Bingo Love is a comic that was successfully Kickstarted by Tee Franklin — well, to say it was “successful” feels reductive. In truth, it was wildly successful, showing that a diversity of love, of age, of body representation, race, and oh so much more was exactly what a large audience was looking for.
Created with Jenn St-Onge, Joy San, and Cardinal Rae, Bingo Love proved so popular that it has in fact been picked up for release through Image Comics, and will be available to buy starting on Valentine’s Day 2018.
Valentine’s is a perfect day for it, too, as this book is filled with so much love and romance. It really is a delightful, sweet, and poignant look at a love fraught with difficulty, joy, sadness, loss, and commitment. Bingo Love, in fact, shows a great deal of the breadth of emotion that love can cover.
Some may argue that it presents a romance unchallenged by the day to day of life with kids, jobs, and the traditional travails of married life. However, that is what romance in fiction often is — few are interested in the day to day of a lived in married life so much as the heat and passion of that first moment, of the whirlwind relationship, etc. But more than that, Bingo Love does indeed show plenty of travails that show a love fought for — one that has weathered the greatest obstacles and difficulties and shows true commitment.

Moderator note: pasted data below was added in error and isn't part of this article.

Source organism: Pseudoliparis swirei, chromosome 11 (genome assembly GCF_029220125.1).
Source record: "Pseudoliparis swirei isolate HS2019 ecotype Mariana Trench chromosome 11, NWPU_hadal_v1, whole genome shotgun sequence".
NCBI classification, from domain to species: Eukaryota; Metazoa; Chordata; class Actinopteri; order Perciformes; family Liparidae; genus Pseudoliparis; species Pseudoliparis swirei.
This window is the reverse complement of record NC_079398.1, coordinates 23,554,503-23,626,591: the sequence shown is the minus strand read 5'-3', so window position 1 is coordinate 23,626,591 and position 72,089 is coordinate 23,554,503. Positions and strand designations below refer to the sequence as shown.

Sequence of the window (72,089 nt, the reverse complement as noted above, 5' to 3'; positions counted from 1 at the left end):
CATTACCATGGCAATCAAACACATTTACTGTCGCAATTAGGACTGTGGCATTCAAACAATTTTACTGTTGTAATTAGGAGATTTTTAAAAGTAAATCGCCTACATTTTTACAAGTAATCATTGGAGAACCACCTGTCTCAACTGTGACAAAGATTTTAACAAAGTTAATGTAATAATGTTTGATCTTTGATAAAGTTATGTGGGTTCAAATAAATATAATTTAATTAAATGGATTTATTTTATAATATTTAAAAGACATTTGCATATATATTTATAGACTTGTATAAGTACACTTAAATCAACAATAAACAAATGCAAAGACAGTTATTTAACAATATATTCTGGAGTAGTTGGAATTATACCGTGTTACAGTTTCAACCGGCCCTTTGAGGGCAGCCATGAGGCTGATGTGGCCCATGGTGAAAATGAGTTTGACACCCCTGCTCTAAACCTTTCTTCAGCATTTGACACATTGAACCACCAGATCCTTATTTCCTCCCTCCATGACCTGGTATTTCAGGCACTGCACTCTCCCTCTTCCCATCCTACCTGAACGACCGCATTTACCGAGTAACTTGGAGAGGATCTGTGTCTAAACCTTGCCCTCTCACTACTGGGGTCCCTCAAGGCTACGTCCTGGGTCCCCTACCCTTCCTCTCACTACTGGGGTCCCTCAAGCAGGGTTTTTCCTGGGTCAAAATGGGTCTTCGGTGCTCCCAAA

Filled with drama and a range of emotions in this romance of decades, Bingo Love is powerful, moving, and shows the kind of issues that have faced queer romances through the ages (and even still to this day), without standing on a soapbox about it.
The protagonists, Hazel and Mari, are well rounded (particularly Hazel), and the reader easily feels for them and what they have gone through in their lives that held them apart for so long. It effectively shows just why their love is something worth fighting for, even through a complicated and emotional minefield that includes not just themselves, but their families.
St.Onge and San’s work on the OGN is beautiful, not just in and of itself for its detail and brightness and openness, but also in the sheer amount of diversity they effortlessly include. For all those that try to argue that putting in diverse figures and representation sometimes wouldn’t make sense or feel forced, this book goes to show it doesn’t have to. A broad range of race, body shapes, and sizes and more is clearly shown and included naturally, and it is stunning to see. Inclusiveness in this book is at a premium; even if the character doesn’t have a line or direct role to play, it is seen as an opportunity to present another chance for someone to see themselves in the work.
Bingo Love is a strong and beautiful romance and tale of love, family, and inclusiveness with a powerful effort at diversity and representation that would be great to see more of in comics. This is well worth checking out for anyone needing a touch of romance in their lives.
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